Causes of nonobstructive atelectasis

  • Nonobstructive atelectasis refers to any type of atelectasis that is not caused by certain kinds of blockage in your airways.

Common causes of nonobstructive atelectasis involve:


Atelectasis can happen during or later any surgical procedure. These procedures often need you to:

  • receive anesthesia
  • use a breathing machine
  • take pain medications and sedatives later the surgery
  • potentially stay in bed
  • Together, these factors can make your breathing shallow. They can also make you less likely to cough, even if you require to get something out of your lungs.
  • Sometimes, not breathing deeply or not coughing can cause certain of your alveoli to collapse. If you have a procedure coming up, speak with a healthcare professional about ways to decrease your risk of atelectasis after surgery.
  • You may have access to a handheld device called an incentive spirometer to use in the hospital or at home to encourage deep breathing.

Pleural effusion

  • Pleural effusion is a buildup of fluid in the space connecting the outside lining of your lung and the lining of your inner chest wall.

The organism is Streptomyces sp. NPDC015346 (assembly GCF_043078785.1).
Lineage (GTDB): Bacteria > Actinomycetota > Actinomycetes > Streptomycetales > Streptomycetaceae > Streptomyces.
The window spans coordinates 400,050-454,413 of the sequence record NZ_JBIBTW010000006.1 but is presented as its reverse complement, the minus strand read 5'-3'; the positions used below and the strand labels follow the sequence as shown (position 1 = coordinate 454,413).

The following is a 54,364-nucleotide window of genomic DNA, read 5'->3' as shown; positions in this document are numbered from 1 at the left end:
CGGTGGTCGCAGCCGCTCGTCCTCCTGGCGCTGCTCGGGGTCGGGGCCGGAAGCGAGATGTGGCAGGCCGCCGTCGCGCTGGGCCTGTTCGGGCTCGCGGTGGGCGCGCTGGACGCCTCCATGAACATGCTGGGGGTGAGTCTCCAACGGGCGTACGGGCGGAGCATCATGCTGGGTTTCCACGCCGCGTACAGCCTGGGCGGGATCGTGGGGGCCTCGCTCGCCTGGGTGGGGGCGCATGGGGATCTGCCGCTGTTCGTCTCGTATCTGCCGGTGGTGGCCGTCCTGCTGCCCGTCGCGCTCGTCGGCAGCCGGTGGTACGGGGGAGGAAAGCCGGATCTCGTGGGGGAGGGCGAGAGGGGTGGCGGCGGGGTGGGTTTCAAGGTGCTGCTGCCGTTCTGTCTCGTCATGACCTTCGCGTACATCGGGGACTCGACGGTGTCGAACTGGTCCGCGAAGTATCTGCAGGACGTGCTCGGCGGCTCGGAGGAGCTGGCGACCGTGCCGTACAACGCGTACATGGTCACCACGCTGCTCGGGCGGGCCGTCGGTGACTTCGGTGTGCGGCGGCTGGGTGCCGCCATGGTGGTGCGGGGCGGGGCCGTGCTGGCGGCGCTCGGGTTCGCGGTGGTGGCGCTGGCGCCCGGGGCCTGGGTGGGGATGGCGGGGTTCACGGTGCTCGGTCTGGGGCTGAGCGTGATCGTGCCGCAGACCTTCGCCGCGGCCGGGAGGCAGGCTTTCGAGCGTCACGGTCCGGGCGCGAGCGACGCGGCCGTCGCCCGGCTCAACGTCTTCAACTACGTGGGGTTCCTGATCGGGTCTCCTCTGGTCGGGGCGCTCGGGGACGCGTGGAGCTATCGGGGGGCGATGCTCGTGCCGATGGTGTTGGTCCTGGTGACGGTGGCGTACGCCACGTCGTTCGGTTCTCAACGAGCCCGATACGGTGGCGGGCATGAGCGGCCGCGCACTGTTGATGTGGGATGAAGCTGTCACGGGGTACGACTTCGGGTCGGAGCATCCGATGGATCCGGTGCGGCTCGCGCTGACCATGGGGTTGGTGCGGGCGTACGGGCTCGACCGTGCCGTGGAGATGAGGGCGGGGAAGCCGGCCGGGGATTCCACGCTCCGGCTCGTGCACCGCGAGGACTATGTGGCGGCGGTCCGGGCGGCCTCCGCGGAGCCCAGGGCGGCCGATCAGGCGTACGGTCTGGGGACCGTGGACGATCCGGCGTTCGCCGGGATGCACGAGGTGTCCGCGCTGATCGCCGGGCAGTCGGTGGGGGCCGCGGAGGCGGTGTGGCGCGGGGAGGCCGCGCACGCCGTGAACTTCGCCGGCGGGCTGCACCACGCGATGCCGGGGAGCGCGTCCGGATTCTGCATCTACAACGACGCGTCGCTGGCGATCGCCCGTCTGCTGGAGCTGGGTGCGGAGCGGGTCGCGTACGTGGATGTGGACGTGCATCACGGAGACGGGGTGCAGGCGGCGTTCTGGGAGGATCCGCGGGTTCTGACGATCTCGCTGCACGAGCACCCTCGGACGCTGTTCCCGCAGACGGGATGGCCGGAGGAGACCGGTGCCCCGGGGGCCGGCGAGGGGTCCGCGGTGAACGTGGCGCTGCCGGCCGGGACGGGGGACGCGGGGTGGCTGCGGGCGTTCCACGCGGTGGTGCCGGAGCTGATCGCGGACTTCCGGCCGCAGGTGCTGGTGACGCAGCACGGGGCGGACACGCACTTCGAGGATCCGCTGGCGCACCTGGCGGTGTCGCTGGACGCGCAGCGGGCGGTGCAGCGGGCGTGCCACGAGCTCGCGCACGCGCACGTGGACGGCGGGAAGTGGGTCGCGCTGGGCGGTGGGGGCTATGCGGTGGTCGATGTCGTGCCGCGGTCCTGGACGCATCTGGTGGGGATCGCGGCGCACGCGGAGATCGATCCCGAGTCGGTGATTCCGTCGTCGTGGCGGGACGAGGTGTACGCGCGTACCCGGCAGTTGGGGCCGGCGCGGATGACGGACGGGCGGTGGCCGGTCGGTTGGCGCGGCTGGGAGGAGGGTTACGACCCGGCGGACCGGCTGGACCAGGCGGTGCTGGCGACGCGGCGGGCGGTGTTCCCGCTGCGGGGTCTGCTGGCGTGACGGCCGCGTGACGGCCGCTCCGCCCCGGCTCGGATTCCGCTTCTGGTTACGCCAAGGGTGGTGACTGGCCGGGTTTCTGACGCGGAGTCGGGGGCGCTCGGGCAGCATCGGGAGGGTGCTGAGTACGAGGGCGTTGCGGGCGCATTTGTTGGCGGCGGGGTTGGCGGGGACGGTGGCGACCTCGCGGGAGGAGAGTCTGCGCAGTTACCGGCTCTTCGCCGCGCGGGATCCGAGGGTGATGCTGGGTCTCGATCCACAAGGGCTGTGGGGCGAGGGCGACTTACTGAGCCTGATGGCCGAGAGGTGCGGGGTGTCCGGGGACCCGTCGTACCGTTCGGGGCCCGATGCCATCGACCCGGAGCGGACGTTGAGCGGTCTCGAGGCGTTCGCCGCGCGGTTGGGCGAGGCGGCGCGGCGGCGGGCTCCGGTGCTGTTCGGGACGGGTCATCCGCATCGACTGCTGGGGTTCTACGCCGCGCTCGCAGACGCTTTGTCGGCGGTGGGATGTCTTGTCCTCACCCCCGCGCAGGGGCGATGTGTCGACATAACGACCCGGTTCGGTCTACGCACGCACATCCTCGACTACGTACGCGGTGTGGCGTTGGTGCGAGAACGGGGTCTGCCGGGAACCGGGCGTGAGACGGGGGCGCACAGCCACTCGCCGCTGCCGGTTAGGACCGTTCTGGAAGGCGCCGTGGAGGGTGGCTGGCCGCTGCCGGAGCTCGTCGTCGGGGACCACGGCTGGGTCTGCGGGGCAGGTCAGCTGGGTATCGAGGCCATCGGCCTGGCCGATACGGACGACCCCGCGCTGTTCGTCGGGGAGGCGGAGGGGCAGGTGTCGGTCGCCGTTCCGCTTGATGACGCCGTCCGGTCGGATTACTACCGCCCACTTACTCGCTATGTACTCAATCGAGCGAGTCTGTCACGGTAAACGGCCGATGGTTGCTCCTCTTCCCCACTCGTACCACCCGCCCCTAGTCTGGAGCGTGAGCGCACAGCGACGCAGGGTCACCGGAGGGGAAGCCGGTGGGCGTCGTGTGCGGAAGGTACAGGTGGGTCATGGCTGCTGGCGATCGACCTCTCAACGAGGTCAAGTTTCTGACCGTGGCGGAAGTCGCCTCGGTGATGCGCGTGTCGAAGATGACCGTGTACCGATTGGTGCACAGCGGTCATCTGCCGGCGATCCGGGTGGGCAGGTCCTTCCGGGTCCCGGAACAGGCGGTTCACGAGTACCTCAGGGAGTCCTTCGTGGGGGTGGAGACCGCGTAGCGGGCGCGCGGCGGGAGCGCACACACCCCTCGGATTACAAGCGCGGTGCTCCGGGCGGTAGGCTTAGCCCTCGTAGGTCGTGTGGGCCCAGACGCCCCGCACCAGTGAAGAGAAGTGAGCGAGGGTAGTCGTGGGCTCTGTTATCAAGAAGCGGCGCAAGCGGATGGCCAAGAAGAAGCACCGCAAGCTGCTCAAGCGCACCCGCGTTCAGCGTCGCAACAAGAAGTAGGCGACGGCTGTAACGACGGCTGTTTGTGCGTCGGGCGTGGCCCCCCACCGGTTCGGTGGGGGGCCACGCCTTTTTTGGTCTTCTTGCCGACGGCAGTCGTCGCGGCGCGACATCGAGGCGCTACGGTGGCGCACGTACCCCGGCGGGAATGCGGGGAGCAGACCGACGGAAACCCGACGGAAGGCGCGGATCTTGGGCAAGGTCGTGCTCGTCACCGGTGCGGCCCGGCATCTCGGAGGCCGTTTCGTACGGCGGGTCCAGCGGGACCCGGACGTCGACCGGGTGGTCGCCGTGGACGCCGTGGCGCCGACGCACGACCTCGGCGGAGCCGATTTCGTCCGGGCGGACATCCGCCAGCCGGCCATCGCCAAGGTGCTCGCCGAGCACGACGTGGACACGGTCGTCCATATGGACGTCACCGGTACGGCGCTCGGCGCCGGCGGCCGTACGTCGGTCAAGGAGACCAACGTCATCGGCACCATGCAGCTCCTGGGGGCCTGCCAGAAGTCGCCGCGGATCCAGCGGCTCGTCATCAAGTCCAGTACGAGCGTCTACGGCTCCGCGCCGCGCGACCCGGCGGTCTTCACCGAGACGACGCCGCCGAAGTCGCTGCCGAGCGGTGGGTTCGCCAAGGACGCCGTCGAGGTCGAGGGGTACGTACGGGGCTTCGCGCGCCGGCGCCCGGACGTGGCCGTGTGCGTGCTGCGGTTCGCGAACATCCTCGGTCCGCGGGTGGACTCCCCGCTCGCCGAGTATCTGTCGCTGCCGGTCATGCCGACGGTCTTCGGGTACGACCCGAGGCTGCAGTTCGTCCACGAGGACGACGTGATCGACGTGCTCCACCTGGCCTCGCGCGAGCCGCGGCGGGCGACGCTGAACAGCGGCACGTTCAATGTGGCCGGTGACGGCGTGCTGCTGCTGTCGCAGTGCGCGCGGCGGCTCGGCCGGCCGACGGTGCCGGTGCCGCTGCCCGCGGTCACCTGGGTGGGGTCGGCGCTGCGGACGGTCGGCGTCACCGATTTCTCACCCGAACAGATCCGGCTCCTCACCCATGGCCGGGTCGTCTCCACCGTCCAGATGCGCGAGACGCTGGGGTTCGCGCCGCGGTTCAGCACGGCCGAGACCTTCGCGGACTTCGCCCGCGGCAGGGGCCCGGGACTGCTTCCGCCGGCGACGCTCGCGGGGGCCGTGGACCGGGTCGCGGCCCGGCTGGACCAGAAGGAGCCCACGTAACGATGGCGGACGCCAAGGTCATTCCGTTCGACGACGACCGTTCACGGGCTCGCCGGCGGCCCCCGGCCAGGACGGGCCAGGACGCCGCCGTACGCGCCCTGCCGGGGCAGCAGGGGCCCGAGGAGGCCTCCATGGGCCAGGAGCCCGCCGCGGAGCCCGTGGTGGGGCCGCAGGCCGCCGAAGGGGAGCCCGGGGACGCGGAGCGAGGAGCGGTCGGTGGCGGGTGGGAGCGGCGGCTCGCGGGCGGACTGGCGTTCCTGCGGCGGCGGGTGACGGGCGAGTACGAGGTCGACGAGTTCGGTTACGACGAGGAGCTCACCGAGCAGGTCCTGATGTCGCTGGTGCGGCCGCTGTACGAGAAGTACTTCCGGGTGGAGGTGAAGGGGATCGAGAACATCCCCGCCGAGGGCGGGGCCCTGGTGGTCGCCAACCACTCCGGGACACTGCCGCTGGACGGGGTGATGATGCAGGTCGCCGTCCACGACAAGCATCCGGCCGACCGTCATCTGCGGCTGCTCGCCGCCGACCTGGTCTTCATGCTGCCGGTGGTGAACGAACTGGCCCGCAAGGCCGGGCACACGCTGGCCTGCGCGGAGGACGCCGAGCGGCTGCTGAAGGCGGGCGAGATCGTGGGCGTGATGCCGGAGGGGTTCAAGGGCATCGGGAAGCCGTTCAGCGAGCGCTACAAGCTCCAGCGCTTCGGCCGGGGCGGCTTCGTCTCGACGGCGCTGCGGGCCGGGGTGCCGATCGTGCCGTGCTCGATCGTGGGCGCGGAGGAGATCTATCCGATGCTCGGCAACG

• Usually, these 2 linings are in close contact, with the lining of the chest wall helping hold the lungs open. These assists keep your lung expanded.
  • However, a pleural effusion causes the linings to disconnect and lose contact with each other. The elastic tissue in your lung pulls inward, driving air to exhale your alveoli.


  • People sometimes confuse atelectasis with pneumothorax, which is also known as a collapsed lung. However, they are different conditions.
  • That said, pneumothorax can conduct to atelectasis because your alveoli will deflate as your lung collapses.
  • Pneumothorax is very similar to pleural effusion but includes a buildup of air, rather than fluid, between the linings of your lung and chest.
  • Air gets stuck in the space connecting the outside of your lung and your inner chest wall. This causes your lung to contract or collapse, squeezing the air out of your alveoli.

Lung scarring

  • Lung scarring is also known as pulmonary fibrosis.
  • It is usually caused by long-term lung infections, such as tuberculosis. Long-term exposure to irritants, involving cigarette smoke, can also cause it. This scarring is permanent and creates it harder for your alveoli to inflate.